Tuesday, February 20, 2007

Commentary: The Twellman Contract Extension

In a clear and obvious sign of its commitment to retain its top players, the New England Revolution announced Monday that they have signed 2005 MLS Most Valuable Player Taylor Twellman to a contract extension. Although the official terms of the deal were not officially disclosed by the team, the deal is a reported 4-year agreement in which Twellman will receive $375,000 for each of the first two years, $375,000 plus performance-tiered incentives for the third year and $450,000 during the final year. The extension all but assures that one of the league's best strikers, scoring a total of 75 goals (all with the Revs) in his illustrious MLS career, will continue to grace the home pitch when he reaches the 100 career goal plateau.

The deal can only be seen as sure-fire win/win situation for everyone involved, and not just Twellman and the team.

The perception surrounding Kraft Soccer is one which follows the doctrine of frugality -almost to a fault- in its approach toward signing on-field talent. The team is reportedly the lowest-spending MLS franchise in terms of player salaries, and the re-signing of its own marquee player can only help to squash the affixed cheapskate label. The re-signing of the 26 year-old forward, still in the prime of his career, will certainly give supporters a much-needed boost of confidence in the club in light of the offseason departures of Jose Cancela and Clint Dempsey. With the club's most formidable player secured for the long-term, perhaps this is the new leaf to which the club has turned in the realization that a greater investment in its players will in turn reap greater returns.

There is no question that if there was one player on the team which deserved such a deal, it was Twellman. In addition to his goal-scoring escapades, it is unquestionable that he is the face of the franchise, much like his more-famous Kraft counterpart, Tom Brady, is to the Patriots. Although his popularity will never ascend to levels as high as Brady's, it is unmistakable that the front office has correctly realized that if the Revs are to achieve a greater piece of the professional sports pie in the New England area, they must retain its most recognizable star for the foreseeable future. The long-term investment in its most marketable player also ensures that the dreamy striker will continue to adorn the fliers of Revolution-related events and promotions for years to come, as the team continues to increase its breadth within the region. One need only count the number of fans (particularly the adolescent teeny-bopping crowd) decked out in Twellman regalia on match night to realize the visible impact his presence here has already made within New England's soccer landscape.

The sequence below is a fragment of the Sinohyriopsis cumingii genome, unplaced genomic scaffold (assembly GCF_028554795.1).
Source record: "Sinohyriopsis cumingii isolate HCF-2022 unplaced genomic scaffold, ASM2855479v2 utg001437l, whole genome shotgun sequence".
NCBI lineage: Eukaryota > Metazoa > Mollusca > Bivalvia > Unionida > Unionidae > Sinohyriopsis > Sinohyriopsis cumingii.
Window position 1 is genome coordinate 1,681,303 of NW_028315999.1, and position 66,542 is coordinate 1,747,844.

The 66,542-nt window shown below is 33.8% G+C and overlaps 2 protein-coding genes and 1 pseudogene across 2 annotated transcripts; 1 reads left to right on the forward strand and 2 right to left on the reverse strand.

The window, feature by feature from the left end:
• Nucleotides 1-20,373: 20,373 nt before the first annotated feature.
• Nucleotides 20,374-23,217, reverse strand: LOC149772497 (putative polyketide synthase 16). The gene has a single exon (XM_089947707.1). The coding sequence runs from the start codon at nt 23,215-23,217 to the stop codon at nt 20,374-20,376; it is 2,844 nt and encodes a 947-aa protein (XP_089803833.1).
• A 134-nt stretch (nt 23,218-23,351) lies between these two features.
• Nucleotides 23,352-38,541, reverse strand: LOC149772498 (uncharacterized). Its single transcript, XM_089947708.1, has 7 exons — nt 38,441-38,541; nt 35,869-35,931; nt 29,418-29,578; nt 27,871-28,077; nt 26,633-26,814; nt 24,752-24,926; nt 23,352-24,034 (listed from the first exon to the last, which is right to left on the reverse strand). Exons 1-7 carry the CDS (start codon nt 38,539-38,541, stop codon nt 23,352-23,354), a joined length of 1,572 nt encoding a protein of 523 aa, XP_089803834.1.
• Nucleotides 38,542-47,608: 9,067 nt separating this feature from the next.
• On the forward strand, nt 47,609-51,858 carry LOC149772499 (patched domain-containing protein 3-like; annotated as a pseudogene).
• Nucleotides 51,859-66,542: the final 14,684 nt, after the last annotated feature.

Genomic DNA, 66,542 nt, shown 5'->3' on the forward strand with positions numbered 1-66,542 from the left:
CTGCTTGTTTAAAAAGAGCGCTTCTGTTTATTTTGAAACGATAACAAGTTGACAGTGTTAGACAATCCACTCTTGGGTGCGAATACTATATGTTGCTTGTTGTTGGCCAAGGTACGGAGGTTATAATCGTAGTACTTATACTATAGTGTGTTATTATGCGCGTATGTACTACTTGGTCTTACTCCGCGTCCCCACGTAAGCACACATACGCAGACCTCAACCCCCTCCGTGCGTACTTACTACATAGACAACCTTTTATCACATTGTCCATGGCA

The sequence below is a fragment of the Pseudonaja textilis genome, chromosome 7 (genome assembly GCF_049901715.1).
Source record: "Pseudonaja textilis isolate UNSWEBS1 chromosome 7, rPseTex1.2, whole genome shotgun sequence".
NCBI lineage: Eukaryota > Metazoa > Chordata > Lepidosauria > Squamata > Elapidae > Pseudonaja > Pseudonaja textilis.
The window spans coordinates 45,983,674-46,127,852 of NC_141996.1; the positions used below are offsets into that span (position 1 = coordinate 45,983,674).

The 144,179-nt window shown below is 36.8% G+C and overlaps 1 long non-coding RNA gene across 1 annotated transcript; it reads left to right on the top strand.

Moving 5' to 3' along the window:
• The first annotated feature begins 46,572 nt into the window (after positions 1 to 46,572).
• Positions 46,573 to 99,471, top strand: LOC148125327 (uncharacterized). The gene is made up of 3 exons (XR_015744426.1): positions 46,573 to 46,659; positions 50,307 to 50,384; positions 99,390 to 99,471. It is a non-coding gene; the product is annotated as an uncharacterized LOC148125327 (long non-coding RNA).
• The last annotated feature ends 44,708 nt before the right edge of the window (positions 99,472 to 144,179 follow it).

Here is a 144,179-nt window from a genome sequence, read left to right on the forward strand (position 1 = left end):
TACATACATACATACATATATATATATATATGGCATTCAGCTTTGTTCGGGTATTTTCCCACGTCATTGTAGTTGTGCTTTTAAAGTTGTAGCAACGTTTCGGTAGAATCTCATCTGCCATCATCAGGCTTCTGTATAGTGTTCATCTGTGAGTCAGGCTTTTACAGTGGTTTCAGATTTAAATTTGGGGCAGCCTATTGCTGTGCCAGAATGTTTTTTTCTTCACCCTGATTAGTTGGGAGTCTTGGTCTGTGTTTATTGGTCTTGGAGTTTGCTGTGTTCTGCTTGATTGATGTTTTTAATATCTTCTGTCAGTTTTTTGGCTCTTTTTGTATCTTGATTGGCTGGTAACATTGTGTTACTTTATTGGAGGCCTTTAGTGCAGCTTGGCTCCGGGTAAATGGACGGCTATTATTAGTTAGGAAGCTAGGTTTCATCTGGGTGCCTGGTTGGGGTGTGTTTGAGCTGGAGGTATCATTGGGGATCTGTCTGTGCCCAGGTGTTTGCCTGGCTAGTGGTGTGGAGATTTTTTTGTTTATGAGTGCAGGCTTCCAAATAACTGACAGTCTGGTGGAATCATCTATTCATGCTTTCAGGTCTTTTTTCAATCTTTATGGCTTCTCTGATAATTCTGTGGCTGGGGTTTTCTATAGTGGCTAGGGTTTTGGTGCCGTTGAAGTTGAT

On a grander scale, the Twellman signing may be only the first of a series of gambits, with more moves on the horizon. With its Designated Player Allocation still up the French-cuffed sleeve of Kraft Soccer, and the club reportedly well under the MLS salary cap, one has to wonder whether this is just the proverbial carrot, or if it indeed is a preview of coming attractions. Many have bemoaned the franchise for being the penny-pinching uncle of MLS when it comes to investing in its own club, both on and off the field. One can only hope that this signing is the first in a series of player personnel moves the club should undertake, including, but not limited to, the long term procurements of Shalrie Joseph, Matt Reis and Andy Dorman, among others. Of course, the Faberge' Egg (or pipe dream, depending upon how one views these sorts of things) of it all would be the construction of a soccer-specific stadium.

Whether the Twellman signing is indeed just an aberration, or the beginning of a more proactive approach on the part of Kraft Soccer to improve its team, Revolution fans can sleep well knowing that its beloved Best XI striker will continue to perform his goal-scoring magic in Friendly Foxboro for the foreseeable future. And while some will continue to pander Kraft Soccer for its lack of involvement in the team, the securing of one of the league's best players can only be seen as, at very least, a step in the right direction.

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